special casing.
      
      [AV: changed method name, added note in porting, fixed confusion re
      having it possibly called from RCU mode (it won't be)]
      
      Cc: NeilBrown <neilb@suse.de>
      Signed-off-by: default avatarJeff Layton <jlayton@redhat.com>
      Signed-off-by: default avatarAl Viro <viro@zeniv.linux.org.uk>
      ecf3d1f1
  24. 23 Feb, 2013 3 commits
  25. 20 Dec, 2012 1 commit
  26. 18 Sep, 2012 1 commit
    • Miklos Szeredi's avatar
      vfs: dcache: use DCACHE_DENTRY_KILLED instead of DCACHE_DISCONNECTED in d_kill() · b161dfa6
      Miklos Szeredi authored
      IBM reported a soft lockup after applying the fix for the rename_lock
      deadlock.  Commit c83ce989
      
       ("VFS: Fix the nfs sillyrename regression
      in kernel 2.6.38") was found to be the culprit.
      
      The nfs sillyrename fix used DCACHE_DISCONNECTED to indicate that the
      dentry was killed.  This flag can be set on non-killed dentries too,
      which results in infinite retries when trying to traverse the dentry
      tree.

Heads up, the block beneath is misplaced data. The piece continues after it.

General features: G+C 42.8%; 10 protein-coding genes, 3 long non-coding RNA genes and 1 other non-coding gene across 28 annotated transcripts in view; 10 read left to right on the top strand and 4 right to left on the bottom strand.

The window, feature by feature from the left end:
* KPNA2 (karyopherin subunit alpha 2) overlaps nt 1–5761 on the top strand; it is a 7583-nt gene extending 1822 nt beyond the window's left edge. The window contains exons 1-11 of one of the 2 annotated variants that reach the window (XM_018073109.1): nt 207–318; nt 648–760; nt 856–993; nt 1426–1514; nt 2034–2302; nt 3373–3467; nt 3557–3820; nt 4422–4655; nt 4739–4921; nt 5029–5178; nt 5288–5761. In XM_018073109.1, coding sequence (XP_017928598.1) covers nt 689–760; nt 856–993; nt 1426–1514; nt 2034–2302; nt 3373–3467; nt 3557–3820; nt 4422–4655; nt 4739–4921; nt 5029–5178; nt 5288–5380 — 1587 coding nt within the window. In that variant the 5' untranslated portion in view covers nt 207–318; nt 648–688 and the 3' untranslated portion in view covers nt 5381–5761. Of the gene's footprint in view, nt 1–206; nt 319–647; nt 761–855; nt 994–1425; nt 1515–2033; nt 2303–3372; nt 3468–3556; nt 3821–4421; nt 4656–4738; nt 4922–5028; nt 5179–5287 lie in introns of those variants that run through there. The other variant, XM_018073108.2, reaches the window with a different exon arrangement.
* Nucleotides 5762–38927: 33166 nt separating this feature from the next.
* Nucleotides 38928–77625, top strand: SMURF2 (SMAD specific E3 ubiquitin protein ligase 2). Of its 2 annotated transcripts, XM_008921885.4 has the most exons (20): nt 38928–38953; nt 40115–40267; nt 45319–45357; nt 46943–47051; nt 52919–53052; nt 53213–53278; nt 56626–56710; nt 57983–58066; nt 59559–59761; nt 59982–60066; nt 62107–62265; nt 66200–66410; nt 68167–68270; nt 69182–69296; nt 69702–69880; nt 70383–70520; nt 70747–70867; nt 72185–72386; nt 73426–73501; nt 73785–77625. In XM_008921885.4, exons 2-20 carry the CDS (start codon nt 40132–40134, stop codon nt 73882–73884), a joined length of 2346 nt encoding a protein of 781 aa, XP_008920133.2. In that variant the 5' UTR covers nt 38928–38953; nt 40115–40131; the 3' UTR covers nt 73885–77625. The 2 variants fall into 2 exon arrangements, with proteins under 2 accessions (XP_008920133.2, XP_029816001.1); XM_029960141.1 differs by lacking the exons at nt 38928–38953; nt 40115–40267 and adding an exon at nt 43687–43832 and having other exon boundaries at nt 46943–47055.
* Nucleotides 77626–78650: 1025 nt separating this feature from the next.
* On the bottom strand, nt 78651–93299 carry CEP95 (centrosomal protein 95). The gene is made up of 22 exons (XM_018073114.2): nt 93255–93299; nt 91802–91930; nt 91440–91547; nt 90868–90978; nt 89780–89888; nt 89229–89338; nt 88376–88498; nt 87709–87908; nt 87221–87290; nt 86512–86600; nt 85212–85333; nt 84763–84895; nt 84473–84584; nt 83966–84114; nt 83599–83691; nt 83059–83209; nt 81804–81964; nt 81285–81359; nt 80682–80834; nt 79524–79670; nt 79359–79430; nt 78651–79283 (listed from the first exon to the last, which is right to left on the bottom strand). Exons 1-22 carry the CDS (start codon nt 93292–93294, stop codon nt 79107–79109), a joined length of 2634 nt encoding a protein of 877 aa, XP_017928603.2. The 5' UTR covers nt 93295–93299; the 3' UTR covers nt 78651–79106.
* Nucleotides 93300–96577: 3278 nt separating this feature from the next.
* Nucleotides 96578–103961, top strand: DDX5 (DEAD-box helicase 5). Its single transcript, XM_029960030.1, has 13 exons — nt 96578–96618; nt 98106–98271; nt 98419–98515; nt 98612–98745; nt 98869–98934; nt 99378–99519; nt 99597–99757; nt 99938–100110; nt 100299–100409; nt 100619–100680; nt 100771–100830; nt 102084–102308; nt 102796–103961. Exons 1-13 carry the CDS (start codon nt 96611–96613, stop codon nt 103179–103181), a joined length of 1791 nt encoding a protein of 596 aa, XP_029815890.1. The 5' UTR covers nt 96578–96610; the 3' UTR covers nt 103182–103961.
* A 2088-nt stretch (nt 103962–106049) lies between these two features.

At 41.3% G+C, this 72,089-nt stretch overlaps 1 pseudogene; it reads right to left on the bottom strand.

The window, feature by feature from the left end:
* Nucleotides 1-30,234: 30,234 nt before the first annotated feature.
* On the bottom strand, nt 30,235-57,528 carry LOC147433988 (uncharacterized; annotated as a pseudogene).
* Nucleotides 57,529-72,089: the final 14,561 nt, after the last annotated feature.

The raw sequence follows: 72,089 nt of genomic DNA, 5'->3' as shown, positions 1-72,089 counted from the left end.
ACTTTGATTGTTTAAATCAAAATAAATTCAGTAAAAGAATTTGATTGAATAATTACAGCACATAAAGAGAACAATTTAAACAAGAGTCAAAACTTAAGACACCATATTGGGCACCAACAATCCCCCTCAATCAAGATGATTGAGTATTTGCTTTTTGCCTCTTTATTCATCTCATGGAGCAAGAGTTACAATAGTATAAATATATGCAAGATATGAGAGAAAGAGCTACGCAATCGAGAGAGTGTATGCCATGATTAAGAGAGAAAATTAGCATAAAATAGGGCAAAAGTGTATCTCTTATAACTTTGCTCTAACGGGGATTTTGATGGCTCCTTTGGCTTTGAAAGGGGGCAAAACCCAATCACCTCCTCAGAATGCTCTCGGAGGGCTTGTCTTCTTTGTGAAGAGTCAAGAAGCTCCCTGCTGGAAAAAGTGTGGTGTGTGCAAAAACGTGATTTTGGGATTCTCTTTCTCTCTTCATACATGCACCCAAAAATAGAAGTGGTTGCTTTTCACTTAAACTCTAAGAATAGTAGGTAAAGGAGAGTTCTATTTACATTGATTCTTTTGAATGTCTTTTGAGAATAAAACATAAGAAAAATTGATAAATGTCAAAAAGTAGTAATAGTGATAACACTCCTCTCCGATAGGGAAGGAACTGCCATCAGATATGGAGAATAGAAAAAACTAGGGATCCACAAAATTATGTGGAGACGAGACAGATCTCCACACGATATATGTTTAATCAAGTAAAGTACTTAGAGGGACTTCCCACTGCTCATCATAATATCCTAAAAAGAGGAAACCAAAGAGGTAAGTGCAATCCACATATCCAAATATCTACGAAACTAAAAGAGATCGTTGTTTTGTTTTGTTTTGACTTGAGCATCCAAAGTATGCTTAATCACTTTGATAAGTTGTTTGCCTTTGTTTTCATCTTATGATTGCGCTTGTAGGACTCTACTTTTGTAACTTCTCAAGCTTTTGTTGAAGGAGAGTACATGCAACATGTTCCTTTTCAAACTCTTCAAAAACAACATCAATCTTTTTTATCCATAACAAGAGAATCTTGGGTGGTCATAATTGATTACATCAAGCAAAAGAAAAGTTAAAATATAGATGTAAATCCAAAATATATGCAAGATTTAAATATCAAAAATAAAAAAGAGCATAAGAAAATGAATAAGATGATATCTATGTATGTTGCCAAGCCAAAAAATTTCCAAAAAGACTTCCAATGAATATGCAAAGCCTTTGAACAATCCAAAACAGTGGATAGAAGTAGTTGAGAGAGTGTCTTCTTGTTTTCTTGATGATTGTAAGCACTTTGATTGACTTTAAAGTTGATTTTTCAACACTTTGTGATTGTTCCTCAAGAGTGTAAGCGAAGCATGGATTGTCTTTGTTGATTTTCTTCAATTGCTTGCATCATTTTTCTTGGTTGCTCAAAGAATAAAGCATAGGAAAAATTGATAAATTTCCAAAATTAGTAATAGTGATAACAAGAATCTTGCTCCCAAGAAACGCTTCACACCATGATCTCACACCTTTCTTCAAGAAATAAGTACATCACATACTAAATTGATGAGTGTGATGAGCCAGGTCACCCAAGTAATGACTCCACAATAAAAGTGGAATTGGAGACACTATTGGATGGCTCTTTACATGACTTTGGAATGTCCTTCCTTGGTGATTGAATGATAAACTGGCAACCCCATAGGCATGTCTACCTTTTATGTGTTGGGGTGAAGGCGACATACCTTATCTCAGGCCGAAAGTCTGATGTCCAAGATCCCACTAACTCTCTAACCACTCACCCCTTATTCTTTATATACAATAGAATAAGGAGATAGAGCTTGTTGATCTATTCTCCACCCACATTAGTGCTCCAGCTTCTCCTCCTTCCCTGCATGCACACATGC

This patch introduces a separate flag: DCACHE_DENTRY_KILLED, which is
      only set in d_kill() and makes try_to_ascend() test only this flag.
      
      IBM reported successful test results with this patch.
      Signed-off-by: default avatarMiklos Szeredi <mszeredi@suse.cz>
      Cc: Trond Myklebust <Trond.Myklebust@netapp.com>
      Cc: stable@vger.kernel.org
      Signed-off-by: default avatarLinus Torvalds <torvalds@linux-foundation.org>
      b161dfa6
  27. 14 Jul, 2012 2 commits
  28. 11 May, 2012 1 commit
    • Linus Torvalds's avatar
      vfs: make it possible to access the dentry hash/len as one 64-bit entry · 26fe5750
      Linus Torvalds authored
      
      
      This allows comparing hash and len in one operation on 64-bit
      architectures.  Right now only __d_lookup_rcu() takes advantage of this,
      since that is the case we care most about.
      
      The use of anonymous struct/unions hides the alternate 64-bit approach
      from most users, the exception being a few cases where we initialize a
      'struct qstr' with a static initializer.  This makes the problematic
      cases use a new QSTR_INIT() helper function for that (but initializing
      just the name pointer with a "{ .name = xyzzy }" initializer remains
      valid, as does just copying another qstr structure).
      Signed-off-by: default avatarLinus Torvalds <torvalds@linux-foundation.org>
      26fe5750